Telecollaboration in Foreign Language Curricula: A Case Study on Intercultural Understanding in Video Communication Exchanges

Telecollaboration in Foreign Language Curricula: A Case Study on Intercultural Understanding in Video Communication Exchanges

Linda van der Kroon (Utrecht University, Utrecht, Netherlands), Kristi Jauregi (Utrecht University, Utrecht, Netherlands) and Jan D. ten Thije (Utrecht University, Utrecht, Netherlands)
DOI: 10.4018/IJCALLT.2015070102
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Abstract

The development of intercultural communicative competence is increasingly important in this globalised and highly digitalised world. This implies the adequate understanding of otherness, which entails a myriad of complex cognitive competences, skills and behaviour. The TILA project aims to study how the use of digital communication means in foreign language education can contribute to the development of intercultural understanding when communicating with peers across borders. Understanding is the result of a collaborative construction of shared knowledge, which can be supported through the use of meta-communicative devices (MCDs) (). This case study investigates how pupils used communication strategies during video communication sessions to achieve intercultural understanding. Results reveal that task-based telecollaboration sessions offer learners the opportunity to achieve mutual understanding by utilizing a variety of meta-communicative devices that help the learners to compare their cultures in relation to time, space and habits, verify meaning and clarify utterances.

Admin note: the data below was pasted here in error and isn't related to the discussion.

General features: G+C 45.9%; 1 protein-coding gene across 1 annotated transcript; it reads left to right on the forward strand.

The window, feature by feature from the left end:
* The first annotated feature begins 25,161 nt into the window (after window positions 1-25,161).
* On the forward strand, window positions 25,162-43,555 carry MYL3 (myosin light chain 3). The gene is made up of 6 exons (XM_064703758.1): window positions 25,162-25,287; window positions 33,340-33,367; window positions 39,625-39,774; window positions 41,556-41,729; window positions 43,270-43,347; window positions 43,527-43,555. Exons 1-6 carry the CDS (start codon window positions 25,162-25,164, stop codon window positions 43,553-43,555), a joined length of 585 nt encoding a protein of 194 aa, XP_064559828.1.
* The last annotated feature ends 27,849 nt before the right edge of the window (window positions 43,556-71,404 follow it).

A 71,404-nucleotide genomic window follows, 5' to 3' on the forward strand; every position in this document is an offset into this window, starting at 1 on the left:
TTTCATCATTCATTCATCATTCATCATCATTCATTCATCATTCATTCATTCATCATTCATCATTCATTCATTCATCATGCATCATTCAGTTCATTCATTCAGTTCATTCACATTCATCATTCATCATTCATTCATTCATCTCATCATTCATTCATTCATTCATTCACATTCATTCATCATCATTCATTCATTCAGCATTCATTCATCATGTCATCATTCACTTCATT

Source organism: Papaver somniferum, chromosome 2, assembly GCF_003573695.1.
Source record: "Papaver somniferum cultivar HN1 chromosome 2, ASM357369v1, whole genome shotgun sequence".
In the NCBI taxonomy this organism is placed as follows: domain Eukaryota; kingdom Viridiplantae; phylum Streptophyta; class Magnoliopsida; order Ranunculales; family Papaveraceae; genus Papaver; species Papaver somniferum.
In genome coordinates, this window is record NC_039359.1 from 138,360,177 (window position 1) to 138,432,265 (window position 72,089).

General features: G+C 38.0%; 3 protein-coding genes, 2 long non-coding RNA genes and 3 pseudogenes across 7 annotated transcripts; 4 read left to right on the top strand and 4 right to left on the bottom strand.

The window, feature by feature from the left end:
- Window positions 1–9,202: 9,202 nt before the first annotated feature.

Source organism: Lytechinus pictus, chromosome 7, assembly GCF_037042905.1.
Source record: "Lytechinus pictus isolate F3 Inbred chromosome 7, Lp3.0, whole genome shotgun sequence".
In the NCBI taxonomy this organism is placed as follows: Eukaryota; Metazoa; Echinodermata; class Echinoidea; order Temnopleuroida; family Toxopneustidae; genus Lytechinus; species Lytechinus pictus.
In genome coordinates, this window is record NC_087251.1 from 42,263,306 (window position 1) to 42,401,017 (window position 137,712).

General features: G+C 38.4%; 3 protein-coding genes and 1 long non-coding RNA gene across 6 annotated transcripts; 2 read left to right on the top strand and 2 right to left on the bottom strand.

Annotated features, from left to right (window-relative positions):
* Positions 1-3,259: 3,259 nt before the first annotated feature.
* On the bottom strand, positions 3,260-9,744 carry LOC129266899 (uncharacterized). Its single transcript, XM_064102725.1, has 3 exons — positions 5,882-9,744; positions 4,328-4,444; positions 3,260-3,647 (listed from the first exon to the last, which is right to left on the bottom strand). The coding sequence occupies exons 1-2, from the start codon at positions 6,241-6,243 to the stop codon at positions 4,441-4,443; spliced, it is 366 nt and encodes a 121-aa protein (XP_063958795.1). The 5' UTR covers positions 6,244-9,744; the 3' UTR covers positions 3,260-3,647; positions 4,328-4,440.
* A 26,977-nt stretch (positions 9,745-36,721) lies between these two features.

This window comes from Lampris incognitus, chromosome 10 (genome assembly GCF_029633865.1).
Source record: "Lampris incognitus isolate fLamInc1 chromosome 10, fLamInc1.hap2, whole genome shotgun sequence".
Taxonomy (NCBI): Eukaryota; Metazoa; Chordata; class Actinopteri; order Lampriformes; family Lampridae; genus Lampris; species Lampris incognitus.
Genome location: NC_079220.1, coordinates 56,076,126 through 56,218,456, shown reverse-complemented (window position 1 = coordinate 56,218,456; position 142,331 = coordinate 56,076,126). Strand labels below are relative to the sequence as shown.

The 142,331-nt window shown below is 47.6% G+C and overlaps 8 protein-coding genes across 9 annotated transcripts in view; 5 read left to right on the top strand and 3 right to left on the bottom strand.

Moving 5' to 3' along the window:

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Literature Review

Our society today is largely characterized by the global economic, political and cultural integration driven by technology and international commerce. Increasingly people view themselves as ‘global’ and ‘cosmopolitan’ citizens (Osler & Starkey, 2005). Borders are becoming less important while mobility across borders is increasing (Byram, 2012). As a result of these developments, traditional viewpoints in terms of national categories are experiencing a radical change and a more transnational perspective is often adopted, which underlines the importance of managing cross-cultural encounters with the ‘other (Wilson, 1993; Ten Thije & Maier, 2012).

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